Alcohol poisoning is caused by drinking large levels of alcohol within a very short time, causing a person’s blood alcohol concentration (BAC) to get so high that it becomes toxic. Typically, if your BAC is between 0.6 and 0.15 percent, you’re considered buzzed to drunk. If that BAC gets above 0.15 percent, you’re in immediate danger of alcohol poisoning. If it gets near 0.30 percent, you’re at risk of death.
Alcohol poisoning is very serious and can be life-threatening. Anyone suffering from this needs to be rushed to a hospital immediately.
Binge drinking is typically the common reason someone gets alcohol poisoning. It can also happen if someone drinks a chemical product in the home that contains high levels of alcohol.
Alcohol is instantly absorbed into the bloodstream and it can take the liver about an hour to metabolize 0.25 ounces of alcohol. Therefore, you can usually start feeling the effects in as little as 30 minutes. It can also take hours to leave the body, causing you to feel drunk longer.
The more you drink in a short period of time, the more you’re at risk, as the body doesn’t have enough time to metabolize the alcohol. However, every person is different, so it’s challenging to determine exactly what level you can get alcohol poisoning.
The percentage of alcohol in drinks varies anywhere from around 5 percent (beer) and 40 percent (hard liquor). Those who drink hard liquor are apt to raise their BAC faster than those drinking beer.
Other risk factors to consider when it comes to raising BAC levels are:
It’s important to be aware of all possible risk factors before you start drinking, as well as have a personal limit of drinks in mind. This means telling yourself you’ll stop drinking after a certain amount of drinks, or space them out so your body has more time to metabolize them.
Sometimes, it can be difficult to tell if someone is drunk or if they’re sick from alcohol poisoning. Here are some symptoms to look out for to determine if you or someone you know has alcohol poisoning:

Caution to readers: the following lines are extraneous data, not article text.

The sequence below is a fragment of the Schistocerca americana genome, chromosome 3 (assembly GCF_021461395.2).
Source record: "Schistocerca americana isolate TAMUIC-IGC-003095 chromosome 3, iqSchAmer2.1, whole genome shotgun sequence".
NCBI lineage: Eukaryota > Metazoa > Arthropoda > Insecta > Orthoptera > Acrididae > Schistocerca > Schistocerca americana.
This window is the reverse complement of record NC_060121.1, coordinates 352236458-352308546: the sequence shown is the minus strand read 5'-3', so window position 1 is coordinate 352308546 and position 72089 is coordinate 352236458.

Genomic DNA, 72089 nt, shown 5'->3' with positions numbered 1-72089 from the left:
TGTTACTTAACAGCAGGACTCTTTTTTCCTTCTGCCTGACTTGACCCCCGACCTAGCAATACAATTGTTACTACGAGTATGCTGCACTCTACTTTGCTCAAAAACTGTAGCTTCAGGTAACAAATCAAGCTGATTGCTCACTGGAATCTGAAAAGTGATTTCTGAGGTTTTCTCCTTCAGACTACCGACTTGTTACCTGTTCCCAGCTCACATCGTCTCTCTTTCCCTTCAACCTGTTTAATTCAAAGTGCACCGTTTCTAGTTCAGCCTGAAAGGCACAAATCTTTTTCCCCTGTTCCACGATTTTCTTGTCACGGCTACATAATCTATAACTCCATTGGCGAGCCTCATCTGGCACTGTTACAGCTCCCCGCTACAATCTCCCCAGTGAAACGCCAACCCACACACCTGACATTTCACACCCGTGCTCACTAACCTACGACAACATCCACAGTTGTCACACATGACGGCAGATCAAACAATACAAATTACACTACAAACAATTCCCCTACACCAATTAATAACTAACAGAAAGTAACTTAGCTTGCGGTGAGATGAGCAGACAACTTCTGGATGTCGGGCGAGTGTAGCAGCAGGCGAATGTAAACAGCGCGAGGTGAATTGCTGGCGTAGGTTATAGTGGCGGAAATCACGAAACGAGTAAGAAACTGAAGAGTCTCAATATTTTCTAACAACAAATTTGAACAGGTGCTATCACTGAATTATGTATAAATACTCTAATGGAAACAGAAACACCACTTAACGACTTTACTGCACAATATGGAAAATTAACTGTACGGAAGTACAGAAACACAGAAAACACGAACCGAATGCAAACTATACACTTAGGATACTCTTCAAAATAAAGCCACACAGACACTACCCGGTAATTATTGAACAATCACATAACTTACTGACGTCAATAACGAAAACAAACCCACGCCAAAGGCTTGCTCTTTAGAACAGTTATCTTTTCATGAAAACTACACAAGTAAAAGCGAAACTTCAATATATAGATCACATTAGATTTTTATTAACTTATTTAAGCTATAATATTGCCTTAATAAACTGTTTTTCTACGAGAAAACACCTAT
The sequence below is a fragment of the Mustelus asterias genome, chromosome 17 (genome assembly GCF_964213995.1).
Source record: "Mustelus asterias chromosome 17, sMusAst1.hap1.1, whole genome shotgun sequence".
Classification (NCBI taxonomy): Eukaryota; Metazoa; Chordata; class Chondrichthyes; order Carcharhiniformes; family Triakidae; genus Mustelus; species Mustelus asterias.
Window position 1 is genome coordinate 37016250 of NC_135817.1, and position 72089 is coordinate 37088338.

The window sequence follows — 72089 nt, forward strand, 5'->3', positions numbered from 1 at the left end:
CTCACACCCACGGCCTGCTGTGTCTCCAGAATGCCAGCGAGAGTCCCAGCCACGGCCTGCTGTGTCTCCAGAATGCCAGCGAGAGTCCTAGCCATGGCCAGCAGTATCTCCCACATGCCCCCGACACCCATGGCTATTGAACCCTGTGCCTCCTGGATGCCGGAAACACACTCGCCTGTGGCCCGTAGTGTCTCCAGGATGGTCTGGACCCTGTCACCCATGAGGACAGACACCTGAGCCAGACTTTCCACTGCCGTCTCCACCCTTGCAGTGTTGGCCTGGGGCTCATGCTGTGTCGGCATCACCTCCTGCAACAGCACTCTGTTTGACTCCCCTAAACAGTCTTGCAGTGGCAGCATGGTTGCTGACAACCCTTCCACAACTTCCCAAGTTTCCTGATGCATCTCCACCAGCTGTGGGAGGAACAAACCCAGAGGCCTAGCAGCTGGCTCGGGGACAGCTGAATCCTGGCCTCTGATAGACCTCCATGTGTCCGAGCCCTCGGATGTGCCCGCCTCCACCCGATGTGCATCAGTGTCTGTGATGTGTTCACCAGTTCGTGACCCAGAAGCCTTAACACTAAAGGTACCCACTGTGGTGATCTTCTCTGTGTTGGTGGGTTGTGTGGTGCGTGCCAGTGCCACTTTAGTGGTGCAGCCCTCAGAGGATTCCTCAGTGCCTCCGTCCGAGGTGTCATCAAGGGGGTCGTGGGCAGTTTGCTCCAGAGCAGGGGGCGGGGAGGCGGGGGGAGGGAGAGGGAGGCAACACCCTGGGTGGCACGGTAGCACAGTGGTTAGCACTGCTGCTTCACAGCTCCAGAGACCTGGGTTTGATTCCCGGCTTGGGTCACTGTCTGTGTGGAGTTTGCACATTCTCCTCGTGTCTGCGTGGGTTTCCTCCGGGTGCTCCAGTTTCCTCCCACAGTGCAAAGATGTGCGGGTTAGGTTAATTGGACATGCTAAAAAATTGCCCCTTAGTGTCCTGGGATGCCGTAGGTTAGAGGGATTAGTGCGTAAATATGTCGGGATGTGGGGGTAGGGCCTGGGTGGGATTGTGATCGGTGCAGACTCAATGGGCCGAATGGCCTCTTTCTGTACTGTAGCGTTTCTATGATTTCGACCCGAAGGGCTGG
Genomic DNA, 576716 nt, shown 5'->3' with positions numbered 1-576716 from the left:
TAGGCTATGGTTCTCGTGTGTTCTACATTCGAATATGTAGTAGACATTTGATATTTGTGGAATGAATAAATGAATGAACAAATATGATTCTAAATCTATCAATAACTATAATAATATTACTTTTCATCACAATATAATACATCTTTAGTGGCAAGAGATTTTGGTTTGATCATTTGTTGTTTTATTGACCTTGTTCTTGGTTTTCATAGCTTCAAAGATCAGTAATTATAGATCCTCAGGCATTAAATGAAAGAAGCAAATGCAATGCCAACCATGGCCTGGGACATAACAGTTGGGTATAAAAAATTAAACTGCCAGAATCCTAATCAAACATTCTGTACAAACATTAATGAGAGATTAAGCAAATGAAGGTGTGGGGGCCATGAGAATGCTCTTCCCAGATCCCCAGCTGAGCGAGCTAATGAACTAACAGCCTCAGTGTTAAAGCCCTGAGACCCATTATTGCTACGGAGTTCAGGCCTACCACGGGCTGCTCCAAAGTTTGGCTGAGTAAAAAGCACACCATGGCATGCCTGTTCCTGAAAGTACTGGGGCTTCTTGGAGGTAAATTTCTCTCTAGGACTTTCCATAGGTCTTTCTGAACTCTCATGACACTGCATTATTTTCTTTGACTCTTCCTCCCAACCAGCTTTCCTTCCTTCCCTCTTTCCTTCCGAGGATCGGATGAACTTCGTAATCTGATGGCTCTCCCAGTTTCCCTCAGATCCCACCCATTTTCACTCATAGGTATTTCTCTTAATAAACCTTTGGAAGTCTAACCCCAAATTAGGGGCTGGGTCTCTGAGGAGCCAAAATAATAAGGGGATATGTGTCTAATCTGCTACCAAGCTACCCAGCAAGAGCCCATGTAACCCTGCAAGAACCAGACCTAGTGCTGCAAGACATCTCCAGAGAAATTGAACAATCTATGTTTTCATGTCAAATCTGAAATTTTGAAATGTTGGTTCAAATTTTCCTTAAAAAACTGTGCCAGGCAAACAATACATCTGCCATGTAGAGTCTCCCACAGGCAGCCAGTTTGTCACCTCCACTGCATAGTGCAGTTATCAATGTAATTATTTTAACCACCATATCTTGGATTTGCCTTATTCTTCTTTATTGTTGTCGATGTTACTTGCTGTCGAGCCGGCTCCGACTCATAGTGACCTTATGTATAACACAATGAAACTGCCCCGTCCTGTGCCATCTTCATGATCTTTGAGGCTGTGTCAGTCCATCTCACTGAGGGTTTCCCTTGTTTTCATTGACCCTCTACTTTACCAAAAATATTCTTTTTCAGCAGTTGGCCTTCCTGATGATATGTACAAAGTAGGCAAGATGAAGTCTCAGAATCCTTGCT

If you find anyone exhibiting these symptoms, call 911 immediately and get them to a hospital. Be prepared to give proper information, such as who they are, an estimate of how many drinks they had, what they had to drink, and anything else that may help paramedics.
While waiting for the ambulance, don’t leave the person alone. Be watchful for complications like choking, asphyxiation, and severe dehydration.
First, keep the individual awake as much as possible. If they become unconscious, they can easily slip into a coma and the risk of brain damage or death increases dramatically. Also, try to keep them in a sitting position so that they don’t choke if they vomit. Try to give them as much water as they will take to combat dehydration. Don’t give them any coffee, as this can also dehydrate, and definitely do not give them any more alcohol.
Once the individual is in the hospital, the severity of the alcohol poisoning will decide what type of treatment they need. If it is not too severe, they may simply be hooked up to IV fluids and be closely monitored as their alcohol levels go down.
More severe cases may require their stomach to be pumped to flush out the toxins. Cases in which the person has ingested household products containing methanol or isopropyl alcohol may also need dialysis.
Alcohol poisoning doesn’t always indicate that the individual has a usage problem or is struggling with alcoholism. However, it certainly shouldn’t be ruled out. If you or a loved one has experienced alcohol poisoning, you may benefit from undergoing psychiatric treatment to seek any underlying issues that may have contributed to over-drinking in the first place.
Anyone can fall prey to alcohol poisoning, though those most at risk are college students, middle-aged adults, and young children.
College students, especially first-timers, tend to feel independent and free from their parents’ authority. They’re usually quite excited to have free reign and not having to report to anyone. As a result, some will take on more dangerous risks without thinking through the consequences. This happens a lot at parties where there are drinking games going on.
Binge drinking is also a huge factor. College students will gamble to see who can drink the most shots, play drinking games, or dare each other as to who can drink the most. Not aware of the immediate effect of the alcohol on their bodies, these young adults can get alcohol poisoning far too quickly.